This week, start here:

If you really work at it, you can always make the internet fit the business model you understand.

Stop and take a few minutes to read, and re-read, Russell Davies on the BBC (3 min), and the ways in which organizations tend to embrace new forms and models, only to immediately shift back to old lenses and frameworks through which to evaluate them.

the biggest challenge in Digital Transformation is not in the initial refocusing on a new organising principle, it’s in resisting the steady drift back to the old one.

You’ll read nothing more broadly applicable this week.

Chris Mooney’s piece for The Washington Post on smart energy meters — and the behavioral changes they’ve failed to foster (12 min) — is essential for anyone working on a killer device strategy (or who might be asked to develop one).

If you missed FiveThirtyEight’s short film on Grace Hopper (16 min), take a few minutes and watch the remarkable story of a woman who broke significant new ground in both the U.S. Navy and the technology space.

Not nearly enough has been made of the impact of workplace policies on the personal relationships of those who work in them. From a fascinating paper (45 min) by Sarah Thebaud and David Pedulla:

Women who ‘opt out’ of full-time careers often report doing so not because it was their ideal preference, but because the inflexibility of their work hours or the high costs of childcare left them with few options. This limited set of options ends up reinforcing gender inequality, despite the fact that people are increasingly endorsing more gender-egalitarian attitudes and beliefs.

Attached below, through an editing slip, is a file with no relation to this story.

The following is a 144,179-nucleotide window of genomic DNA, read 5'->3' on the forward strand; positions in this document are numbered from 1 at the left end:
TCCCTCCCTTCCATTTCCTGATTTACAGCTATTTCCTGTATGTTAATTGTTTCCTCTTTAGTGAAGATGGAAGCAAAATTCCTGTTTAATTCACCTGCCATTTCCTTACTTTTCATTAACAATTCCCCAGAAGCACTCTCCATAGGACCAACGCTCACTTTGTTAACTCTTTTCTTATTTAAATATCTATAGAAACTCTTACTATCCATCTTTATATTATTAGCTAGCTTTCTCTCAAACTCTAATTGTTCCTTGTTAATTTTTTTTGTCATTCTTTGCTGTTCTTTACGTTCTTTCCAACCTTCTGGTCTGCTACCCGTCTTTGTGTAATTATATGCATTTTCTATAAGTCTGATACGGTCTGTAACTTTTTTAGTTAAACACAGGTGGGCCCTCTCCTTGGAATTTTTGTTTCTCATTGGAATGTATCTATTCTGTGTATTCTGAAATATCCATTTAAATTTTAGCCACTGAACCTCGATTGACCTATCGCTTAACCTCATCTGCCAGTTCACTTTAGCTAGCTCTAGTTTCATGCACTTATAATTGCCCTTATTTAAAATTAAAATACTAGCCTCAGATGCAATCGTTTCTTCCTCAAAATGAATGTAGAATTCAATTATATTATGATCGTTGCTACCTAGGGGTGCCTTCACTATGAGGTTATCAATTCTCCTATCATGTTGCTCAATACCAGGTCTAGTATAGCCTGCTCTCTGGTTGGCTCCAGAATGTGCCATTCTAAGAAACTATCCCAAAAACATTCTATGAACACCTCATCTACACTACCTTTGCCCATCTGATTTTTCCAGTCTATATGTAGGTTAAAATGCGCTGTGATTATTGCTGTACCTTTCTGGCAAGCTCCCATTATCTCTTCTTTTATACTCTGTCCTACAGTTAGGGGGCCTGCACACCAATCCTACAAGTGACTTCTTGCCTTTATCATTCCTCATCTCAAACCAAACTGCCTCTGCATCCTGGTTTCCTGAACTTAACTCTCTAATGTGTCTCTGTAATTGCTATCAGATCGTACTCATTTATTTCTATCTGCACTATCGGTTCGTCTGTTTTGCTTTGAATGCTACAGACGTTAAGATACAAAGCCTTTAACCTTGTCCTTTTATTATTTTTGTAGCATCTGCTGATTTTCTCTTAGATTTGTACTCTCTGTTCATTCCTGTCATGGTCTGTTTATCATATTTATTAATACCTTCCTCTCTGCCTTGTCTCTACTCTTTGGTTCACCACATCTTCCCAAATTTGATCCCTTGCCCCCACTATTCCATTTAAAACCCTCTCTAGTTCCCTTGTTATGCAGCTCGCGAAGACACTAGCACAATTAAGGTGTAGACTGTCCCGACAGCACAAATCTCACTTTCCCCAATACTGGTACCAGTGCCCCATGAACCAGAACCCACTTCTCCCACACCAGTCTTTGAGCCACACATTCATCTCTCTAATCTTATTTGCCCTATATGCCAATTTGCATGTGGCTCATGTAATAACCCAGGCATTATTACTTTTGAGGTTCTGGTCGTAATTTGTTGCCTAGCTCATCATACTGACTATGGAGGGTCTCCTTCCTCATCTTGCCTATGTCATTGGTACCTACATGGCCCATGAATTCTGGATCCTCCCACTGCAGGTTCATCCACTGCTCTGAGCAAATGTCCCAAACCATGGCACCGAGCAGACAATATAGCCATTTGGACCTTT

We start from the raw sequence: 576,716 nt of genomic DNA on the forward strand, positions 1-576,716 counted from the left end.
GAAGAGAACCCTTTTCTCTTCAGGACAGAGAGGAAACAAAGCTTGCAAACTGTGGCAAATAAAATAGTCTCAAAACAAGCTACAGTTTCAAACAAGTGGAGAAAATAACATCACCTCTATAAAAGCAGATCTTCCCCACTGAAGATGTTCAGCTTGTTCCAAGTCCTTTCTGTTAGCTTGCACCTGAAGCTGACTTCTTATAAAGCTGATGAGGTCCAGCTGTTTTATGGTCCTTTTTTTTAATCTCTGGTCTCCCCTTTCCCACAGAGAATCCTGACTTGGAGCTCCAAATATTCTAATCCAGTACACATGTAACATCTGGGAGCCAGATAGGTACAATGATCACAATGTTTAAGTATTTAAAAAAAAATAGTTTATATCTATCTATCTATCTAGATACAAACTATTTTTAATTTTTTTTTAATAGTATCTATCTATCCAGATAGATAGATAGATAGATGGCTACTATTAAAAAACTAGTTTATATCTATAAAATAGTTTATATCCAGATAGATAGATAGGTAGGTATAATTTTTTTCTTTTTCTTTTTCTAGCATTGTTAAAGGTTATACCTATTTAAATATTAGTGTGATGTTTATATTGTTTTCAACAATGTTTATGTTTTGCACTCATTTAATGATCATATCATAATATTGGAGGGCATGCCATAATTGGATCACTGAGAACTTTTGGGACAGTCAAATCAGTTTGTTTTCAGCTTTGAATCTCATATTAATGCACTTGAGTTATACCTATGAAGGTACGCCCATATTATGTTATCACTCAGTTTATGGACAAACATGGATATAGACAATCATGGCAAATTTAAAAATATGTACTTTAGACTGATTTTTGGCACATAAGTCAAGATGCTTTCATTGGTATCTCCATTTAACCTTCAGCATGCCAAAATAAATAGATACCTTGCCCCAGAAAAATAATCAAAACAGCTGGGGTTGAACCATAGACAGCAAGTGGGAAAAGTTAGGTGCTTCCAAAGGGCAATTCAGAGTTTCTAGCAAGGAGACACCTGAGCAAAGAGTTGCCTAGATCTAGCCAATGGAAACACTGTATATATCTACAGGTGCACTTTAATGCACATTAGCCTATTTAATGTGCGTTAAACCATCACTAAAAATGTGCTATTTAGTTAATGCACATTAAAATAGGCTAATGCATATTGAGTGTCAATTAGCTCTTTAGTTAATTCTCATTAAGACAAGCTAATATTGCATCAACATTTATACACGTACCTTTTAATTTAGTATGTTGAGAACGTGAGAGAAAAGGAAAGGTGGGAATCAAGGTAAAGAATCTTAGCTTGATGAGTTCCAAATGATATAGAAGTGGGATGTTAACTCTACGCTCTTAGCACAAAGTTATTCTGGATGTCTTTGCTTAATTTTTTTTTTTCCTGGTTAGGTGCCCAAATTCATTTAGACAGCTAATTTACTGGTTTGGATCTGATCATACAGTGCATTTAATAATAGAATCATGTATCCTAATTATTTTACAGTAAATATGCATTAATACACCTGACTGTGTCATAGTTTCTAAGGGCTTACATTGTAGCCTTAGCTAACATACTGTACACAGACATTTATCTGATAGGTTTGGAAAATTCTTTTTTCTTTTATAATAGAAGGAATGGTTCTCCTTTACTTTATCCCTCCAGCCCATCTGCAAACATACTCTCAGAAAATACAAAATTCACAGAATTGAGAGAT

Mark Suster’s piece for Bothsides on online video companies vs. technology companies that deliver online video (4 min) is actually considerably better than the opening line:

I live in LA and fund startups.

might otherwise lead you to believe. In truth, the points it makes are applicable across a range of verticals that have little (or nothing) to do with video.

This is really interesting: Mark Rober has a great idea about how the microwave oven experience can be improved, and he’s hitting up the crowd — not for funding, but for support that will fuel interest in a patent (3 min) he owns.

SceneVR (5 min) looks promising: tag-based markup that renders browser-friendly WebGL 3D scenes with, essentially, javascript. Your kids are probably already replicating Minecraft scenes with it.

In case you missed it: Paul Ford’s circuitous, astonishing essay on iOS’ green bubbles and decision-making as product management (7 min) is lighting up the interwebs.

#whiteWhine: the Twitter bot I built is making randomly-contrived death threats, and now I have to explain what bots are to the Dutch police! (2 min)

Everything you wanted to know about the Citibike ridership data for July 17, 2014, but were afraid to ask. (1 min to 1 hour)

Finally, we’ve referenced Dan Williams Postcards from a Supply Chain before. His colleague Tim Maughan has written a particularly engrossing piece for the BBC on the global shipping system from onboard a Maersk container ship (11 min) that is absolutely worth your time.